By Arthur J. Parker, PE and Jesse J. Beitel
The use of plastic building materials in commercial and residential construction has dramatically increased due to improved plastic material performance, efficient use of technologies in new applications, and the need for lightweight, durable materials for insulating and construction purposes.
Plastics, like all organic materials, will burn. As such, those plastic materials used in construction contain fire-retarding compounds to increase the temperature necessary before ignition and/or to lower the rate of burning.
The various building codes typically have sections that deal with plastic building materials. These regulations require specific fire performance characteristics (both in general and for the application into which the plastic material is to be used). These characteristics are for fire/flame retardation and safety. In the International Building Code (IBC), provisions governing plastic building materials, design, application, construction, and installation of plastic materials are provided in a dedicated chapter, Chapter 26, Plastics. In the International Residential Code (IRC) the provisions are in Section R314.
In commercial buildings, where the most stringent fire performance is required, fire performance requirements are provided for a wide range of plastic building applications, including:
- insulation materials;
- interior finish and trim;
- light-transmitting plastic products (e.g. light covers);
- light-transmitting plastic wall panels;
- light-transmitting plastic roof panels; and
- light-transmitting interior signs.
Due to their versatility, plastic building materials may be found in the walls, roof, plenums, doors, attics, crawlspaces, walk-in coolers/freezers, and in (or on) masonry. The myriad of applications has resulted in the development of specific fire performance requirements and tests so in the event of a fire, the plastic product does not significantly contribute to fire growth based on the anticipated use and the potential impact on building occupants. Thus, while specific tests may be required for a type of plastic building material, additional tests can also be required for the specific application in which it will be used.
Today’s plastic products, when used in the proper application and correctly installed, can meet or exceed the fire performance characteristics required by most codes and standards, and can help provide a nice living environment for homes and offices by performing their intended function. A brief review of the requirements for a few of the more common applications of plastic building products in some commercial buildings is provided below.
Foam plastic insulation building materials
A foam plastic insulation building material is defined in the building code as:
A plastic product that is intentionally expanded by use of a foaming agent to produce a reduced-density plastic containing voids consisting of open or closed cells distributed throughout the plastic for thermal insulation or acoustical purposes and has a density of less than 20 pounds per cubic foot (pcf ).
The most common types of foam plastic insulation building materials are:
- extruded polystyrenes (XPS);
- expanded polystyrenes (EPS);
- rigid polyurethanes;
- sprayed-applied polyurethanes (SPF); and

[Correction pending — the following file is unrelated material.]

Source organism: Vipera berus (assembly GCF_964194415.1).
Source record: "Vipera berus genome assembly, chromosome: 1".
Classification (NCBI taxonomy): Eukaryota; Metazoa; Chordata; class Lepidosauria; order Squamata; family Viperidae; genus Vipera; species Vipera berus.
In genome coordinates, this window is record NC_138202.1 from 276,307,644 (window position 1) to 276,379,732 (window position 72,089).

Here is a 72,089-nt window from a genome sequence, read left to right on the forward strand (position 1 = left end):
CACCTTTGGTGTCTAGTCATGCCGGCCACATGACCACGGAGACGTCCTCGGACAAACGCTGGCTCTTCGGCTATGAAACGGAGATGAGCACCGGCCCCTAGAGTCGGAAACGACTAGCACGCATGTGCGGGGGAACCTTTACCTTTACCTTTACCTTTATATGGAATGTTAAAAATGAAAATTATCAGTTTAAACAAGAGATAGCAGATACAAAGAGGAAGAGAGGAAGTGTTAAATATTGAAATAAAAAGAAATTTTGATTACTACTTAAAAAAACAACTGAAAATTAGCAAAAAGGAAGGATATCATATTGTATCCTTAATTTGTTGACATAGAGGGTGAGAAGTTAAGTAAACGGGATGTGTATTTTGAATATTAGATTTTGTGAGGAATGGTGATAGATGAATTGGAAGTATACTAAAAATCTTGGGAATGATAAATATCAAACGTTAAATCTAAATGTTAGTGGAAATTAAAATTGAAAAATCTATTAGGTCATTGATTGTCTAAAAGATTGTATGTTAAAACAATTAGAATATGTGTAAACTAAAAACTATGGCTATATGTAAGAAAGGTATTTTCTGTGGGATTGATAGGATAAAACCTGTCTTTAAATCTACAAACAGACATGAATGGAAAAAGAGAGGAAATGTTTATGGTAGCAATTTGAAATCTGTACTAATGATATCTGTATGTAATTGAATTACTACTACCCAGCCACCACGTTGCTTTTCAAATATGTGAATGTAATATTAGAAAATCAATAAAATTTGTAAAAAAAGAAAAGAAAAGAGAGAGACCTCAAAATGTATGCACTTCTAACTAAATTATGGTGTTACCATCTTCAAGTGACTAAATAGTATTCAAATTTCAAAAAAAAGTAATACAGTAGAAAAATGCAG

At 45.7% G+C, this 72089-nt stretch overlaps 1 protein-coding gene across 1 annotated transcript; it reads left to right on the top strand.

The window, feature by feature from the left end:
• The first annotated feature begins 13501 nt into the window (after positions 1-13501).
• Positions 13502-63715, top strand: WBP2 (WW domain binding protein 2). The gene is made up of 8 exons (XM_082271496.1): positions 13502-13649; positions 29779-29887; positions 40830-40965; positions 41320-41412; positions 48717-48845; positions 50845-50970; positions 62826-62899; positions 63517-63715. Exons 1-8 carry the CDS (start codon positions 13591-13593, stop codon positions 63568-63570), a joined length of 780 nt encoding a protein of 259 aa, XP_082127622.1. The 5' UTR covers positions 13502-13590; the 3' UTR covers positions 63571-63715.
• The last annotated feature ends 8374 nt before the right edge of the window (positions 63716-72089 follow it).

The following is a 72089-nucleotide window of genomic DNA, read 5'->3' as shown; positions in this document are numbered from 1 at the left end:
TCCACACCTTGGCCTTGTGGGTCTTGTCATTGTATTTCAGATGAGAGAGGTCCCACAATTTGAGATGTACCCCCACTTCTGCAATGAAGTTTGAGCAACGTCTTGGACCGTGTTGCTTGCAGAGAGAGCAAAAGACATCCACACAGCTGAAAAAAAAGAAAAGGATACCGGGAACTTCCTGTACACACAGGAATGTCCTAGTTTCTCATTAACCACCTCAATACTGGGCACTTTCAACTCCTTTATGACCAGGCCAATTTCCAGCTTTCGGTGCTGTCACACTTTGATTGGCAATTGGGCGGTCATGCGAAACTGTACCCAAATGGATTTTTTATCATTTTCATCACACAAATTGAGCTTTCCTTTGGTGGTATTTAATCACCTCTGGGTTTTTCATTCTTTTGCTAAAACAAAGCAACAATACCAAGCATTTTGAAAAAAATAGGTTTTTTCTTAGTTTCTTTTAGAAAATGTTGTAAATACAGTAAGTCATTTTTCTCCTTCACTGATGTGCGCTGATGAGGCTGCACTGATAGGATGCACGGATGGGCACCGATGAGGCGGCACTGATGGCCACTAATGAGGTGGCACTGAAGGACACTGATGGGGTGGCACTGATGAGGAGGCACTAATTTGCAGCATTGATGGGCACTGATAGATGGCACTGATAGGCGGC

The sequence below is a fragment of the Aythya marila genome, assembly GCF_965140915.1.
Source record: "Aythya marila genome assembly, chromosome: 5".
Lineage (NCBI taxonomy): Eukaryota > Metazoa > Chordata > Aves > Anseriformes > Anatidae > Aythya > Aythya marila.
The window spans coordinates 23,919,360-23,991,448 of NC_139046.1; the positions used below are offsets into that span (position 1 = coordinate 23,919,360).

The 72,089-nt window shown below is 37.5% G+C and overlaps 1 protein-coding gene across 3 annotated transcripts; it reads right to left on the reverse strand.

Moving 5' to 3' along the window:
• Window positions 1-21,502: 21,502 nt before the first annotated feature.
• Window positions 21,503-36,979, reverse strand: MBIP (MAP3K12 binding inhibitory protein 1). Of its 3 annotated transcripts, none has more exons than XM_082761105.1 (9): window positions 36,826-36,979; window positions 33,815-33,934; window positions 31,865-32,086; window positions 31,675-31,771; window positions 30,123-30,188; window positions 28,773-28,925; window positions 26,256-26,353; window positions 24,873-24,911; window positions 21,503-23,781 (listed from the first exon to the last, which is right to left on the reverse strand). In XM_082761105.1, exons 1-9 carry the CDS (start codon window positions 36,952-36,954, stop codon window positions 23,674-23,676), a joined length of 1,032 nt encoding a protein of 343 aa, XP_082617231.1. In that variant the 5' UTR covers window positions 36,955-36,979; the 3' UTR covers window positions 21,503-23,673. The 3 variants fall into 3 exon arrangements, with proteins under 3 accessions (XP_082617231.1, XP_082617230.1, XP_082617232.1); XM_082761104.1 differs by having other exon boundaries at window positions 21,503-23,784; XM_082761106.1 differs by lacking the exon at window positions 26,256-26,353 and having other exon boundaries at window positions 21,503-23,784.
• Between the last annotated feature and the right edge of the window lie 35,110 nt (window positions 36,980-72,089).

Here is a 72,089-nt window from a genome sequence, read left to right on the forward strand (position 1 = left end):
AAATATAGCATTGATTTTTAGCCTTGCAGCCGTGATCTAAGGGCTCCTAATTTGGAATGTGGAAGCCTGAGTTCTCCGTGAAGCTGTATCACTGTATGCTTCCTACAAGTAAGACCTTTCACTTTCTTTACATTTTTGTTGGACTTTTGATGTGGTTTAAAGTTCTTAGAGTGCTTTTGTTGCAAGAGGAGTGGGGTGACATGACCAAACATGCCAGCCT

- polyisocyanurates (polyiso).
Three general requirements usually exist in building codes for the use of foam plastic building materials in buildings and structures.
- Foam plastic building materials are required to be listed and labeled by an independent third-party approval agency to:
- ensure the end-use complies with the building code requirements; and
- verify its composition remains unchanged from what was initially tested;
- Foam plastic building materials shall have a flame spread index of not more than 75 and a smoke developed index of not more than 450 when tested in accordance with the Tunnel Test (ASTM International E 84, Standard Test Method for Surface Burning Characteristics of Building Materials), unless other more stringent requirements are mandated by the building code.
- Foam plastic building materials shall be separated from the interior of a building by an approved thermal barrier. A 12.7-mm (0.5-in.) thick layer of regular gypsum wallboard, or an equivalent material, is usually considered by the building codes to be an adequate thermal barrier.
The thermal barrier material must be capable of limiting the heat transfer through to foam plastic insulation and remain in place for a minimum period when subjected to a standard fire exposure.
This thermal barrier requirement may be waived in some applications based on additional testing or construction. For instance, the thermal barrier can be eliminated when the foam plastic is:
- covered by a minimum of 25.4 mm (1 in.) of masonry or concrete;
- installed in a roof assembly which passes an underdeck flame spread test; or
- installed in doors with a metal facing of minimum thickness. In these instances, some means of delaying or preventing ignition is an integral component of the assembly, or a standard fire test has been conducted to demonstrate its performance.
When foam plastic building materials are installed on the exterior of buildings, different performance requirements are specified. Additional specialized tests are also specified so the foam plastic insulation material does not significantly contribute to upward flame spread over the surface or within the exterior wall. When applied to the exterior walls of certain types of buildings, foam plastics: